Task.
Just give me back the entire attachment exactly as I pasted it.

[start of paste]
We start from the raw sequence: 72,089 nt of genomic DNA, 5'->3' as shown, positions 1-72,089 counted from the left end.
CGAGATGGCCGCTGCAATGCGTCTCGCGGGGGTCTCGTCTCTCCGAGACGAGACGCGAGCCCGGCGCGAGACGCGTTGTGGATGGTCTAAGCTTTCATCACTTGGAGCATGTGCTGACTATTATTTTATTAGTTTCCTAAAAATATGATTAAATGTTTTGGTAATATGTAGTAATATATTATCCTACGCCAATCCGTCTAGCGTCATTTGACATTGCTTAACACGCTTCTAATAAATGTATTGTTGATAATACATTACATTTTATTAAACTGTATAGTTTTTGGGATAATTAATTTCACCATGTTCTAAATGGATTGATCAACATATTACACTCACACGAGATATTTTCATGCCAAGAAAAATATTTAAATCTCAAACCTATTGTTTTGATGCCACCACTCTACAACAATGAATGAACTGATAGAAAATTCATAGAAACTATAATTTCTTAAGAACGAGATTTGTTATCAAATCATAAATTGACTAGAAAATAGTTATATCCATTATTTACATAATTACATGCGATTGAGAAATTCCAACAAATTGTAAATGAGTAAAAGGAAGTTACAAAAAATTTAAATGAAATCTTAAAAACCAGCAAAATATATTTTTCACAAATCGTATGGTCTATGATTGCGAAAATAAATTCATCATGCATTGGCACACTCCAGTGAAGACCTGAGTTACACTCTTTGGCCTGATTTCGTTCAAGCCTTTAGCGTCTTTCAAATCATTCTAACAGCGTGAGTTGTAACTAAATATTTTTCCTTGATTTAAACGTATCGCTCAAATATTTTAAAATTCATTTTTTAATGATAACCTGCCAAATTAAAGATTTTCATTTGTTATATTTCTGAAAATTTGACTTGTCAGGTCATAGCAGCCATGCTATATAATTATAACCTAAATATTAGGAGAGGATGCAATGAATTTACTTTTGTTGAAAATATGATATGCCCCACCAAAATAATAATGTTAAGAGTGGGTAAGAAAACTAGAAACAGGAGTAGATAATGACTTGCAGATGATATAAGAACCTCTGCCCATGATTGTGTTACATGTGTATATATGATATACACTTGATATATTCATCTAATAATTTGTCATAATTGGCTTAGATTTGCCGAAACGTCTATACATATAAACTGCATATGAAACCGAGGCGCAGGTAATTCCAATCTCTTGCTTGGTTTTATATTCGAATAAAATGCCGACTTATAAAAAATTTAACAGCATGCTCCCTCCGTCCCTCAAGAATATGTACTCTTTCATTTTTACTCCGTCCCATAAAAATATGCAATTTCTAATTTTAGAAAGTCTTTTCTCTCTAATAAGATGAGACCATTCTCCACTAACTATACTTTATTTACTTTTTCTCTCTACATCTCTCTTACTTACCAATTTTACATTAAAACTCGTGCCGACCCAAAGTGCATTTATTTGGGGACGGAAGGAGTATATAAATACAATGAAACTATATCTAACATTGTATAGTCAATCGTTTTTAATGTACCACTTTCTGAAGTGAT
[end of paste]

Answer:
We start from the raw sequence: 72,089 nt of genomic DNA, 5'->3' as shown, positions 1-72,089 counted from the left end.
CGAGATGGCCGCTGCAATGCGTCTCGCGGGGGTCTCGTCTCTCCGAGACGAGACGCGAGCCCGGCGCGAGACGCGTTGTGGATGGTCTAAGCTTTCATCACTTGGAGCATGTGCTGACTATTATTTTATTAGTTTCCTAAAAATATGATTAAATGTTTTGGTAATATGTAGTAATATATTATCCTACGCCAATCCGTCTAGCGTCATTTGACATTGCTTAACACGCTTCTAATAAATGTATTGTTGATAATACATTACATTTTATTAAACTGTATAGTTTTTGGGATAATTAATTTCACCATGTTCTAAATGGATTGATCAACATATTACACTCACACGAGATATTTTCATGCCAAGAAAAATATTTAAATCTCAAACCTATTGTTTTGATGCCACCACTCTACAACAATGAATGAACTGATAGAAAATTCATAGAAACTATAATTTCTTAAGAACGAGATTTGTTATCAAATCATAAATTGACTAGAAAATAGTTATATCCATTATTTACATAATTACATGCGATTGAGAAATTCCAACAAATTGTAAATGAGTAAAAGGAAGTTACAAAAAATTTAAATGAAATCTTAAAAACCAGCAAAATATATTTTTCACAAATCGTATGGTCTATGATTGCGAAAATAAATTCATCATGCATTGGCACACTCCAGTGAAGACCTGAGTTACACTCTTTGGCCTGATTTCGTTCAAGCCTTTAGCGTCTTTCAAATCATTCTAACAGCGTGAGTTGTAACTAAATATTTTTCCTTGATTTAAACGTATCGCTCAAATATTTTAAAATTCATTTTTTAATGATAACCTGCCAAATTAAAGATTTTCATTTGTTATATTTCTGAAAATTTGACTTGTCAGGTCATAGCAGCCATGCTATATAATTATAACCTAAATATTAGGAGAGGATGCAATGAATTTACTTTTGTTGAAAATATGATATGCCCCACCAAAATAATAATGTTAAGAGTGGGTAAGAAAACTAGAAACAGGAGTAGATAATGACTTGCAGATGATATAAGAACCTCTGCCCATGATTGTGTTACATGTGTATATATGATATACACTTGATATATTCATCTAATAATTTGTCATAATTGGCTTAGATTTGCCGAAACGTCTATACATATAAACTGCATATGAAACCGAGGCGCAGGTAATTCCAATCTCTTGCTTGGTTTTATATTCGAATAAAATGCCGACTTATAAAAAATTTAACAGCATGCTCCCTCCGTCCCTCAAGAATATGTACTCTTTCATTTTTACTCCGTCCCATAAAAATATGCAATTTCTAATTTTAGAAAGTCTTTTCTCTCTAATAAGATGAGACCATTCTCCACTAACTATACTTTATTTACTTTTTCTCTCTACATCTCTCTTACTTACCAATTTTACATTAAAACTCGTGCCGACCCAAAGTGCATTTATTTGGGGACGGAAGGAGTATATAAATACAATGAAACTATATCTAACATTGTATAGTCAATCGTTTTTAATGTACCACTTTCTGAAGTGAT